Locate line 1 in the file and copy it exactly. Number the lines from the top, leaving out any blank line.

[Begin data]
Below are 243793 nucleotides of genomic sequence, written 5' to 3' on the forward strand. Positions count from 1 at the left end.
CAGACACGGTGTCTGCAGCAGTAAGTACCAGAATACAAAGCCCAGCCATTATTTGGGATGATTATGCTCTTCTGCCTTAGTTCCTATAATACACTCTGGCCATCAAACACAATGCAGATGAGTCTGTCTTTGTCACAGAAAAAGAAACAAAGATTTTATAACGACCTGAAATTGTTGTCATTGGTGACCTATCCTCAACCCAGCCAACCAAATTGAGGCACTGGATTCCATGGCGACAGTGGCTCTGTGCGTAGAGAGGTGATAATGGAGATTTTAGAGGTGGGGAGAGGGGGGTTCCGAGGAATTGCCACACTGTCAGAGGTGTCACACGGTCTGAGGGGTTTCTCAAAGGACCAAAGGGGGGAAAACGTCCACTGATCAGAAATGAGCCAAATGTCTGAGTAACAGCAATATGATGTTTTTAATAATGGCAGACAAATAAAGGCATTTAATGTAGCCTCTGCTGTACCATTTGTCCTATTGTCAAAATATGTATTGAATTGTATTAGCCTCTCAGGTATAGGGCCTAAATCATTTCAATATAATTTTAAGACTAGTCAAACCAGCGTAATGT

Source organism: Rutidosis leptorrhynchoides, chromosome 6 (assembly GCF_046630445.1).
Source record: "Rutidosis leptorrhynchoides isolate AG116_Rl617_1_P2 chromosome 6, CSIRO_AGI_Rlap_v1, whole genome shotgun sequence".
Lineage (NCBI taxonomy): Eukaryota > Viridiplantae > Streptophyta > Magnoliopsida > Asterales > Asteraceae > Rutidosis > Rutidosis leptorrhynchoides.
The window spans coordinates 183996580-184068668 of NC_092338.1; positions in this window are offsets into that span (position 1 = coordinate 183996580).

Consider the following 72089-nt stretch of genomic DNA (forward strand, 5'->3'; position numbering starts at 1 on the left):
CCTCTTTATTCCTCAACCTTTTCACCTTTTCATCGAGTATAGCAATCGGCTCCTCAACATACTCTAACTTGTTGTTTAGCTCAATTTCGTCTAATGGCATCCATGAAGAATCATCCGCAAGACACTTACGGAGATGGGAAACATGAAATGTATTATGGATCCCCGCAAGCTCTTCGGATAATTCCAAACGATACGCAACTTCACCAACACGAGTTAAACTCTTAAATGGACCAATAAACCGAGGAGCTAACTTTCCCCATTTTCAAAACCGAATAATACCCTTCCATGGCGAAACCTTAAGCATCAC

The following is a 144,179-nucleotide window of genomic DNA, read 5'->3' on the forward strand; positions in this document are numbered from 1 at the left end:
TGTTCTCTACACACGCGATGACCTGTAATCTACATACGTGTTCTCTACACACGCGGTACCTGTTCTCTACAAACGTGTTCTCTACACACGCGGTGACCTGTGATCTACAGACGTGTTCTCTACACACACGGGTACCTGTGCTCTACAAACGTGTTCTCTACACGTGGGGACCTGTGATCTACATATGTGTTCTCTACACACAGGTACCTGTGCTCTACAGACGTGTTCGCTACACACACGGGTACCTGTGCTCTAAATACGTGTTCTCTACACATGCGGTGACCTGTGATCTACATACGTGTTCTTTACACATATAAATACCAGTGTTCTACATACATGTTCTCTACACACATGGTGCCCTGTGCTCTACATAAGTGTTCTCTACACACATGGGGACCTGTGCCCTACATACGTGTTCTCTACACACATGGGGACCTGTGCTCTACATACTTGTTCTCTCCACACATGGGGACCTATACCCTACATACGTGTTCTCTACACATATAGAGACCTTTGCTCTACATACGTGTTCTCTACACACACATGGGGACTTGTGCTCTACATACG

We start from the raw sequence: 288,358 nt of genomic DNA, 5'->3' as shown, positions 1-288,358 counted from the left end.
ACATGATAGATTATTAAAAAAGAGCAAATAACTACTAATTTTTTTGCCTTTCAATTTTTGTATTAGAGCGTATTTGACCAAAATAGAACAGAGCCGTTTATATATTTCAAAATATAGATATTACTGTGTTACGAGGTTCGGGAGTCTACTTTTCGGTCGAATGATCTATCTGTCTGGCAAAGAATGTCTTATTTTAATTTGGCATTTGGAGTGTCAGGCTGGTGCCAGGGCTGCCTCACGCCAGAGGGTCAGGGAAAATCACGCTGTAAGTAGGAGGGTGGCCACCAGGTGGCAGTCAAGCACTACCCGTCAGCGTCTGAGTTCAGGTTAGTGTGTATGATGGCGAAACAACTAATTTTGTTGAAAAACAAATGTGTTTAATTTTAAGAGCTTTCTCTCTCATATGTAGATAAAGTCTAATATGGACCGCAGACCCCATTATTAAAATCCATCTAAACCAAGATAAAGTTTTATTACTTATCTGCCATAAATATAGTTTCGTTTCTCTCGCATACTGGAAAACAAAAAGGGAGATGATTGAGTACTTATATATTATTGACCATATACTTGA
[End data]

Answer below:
Below are 243793 nucleotides of genomic sequence, written 5' to 3' on the forward strand. Positions count from 1 at the left end.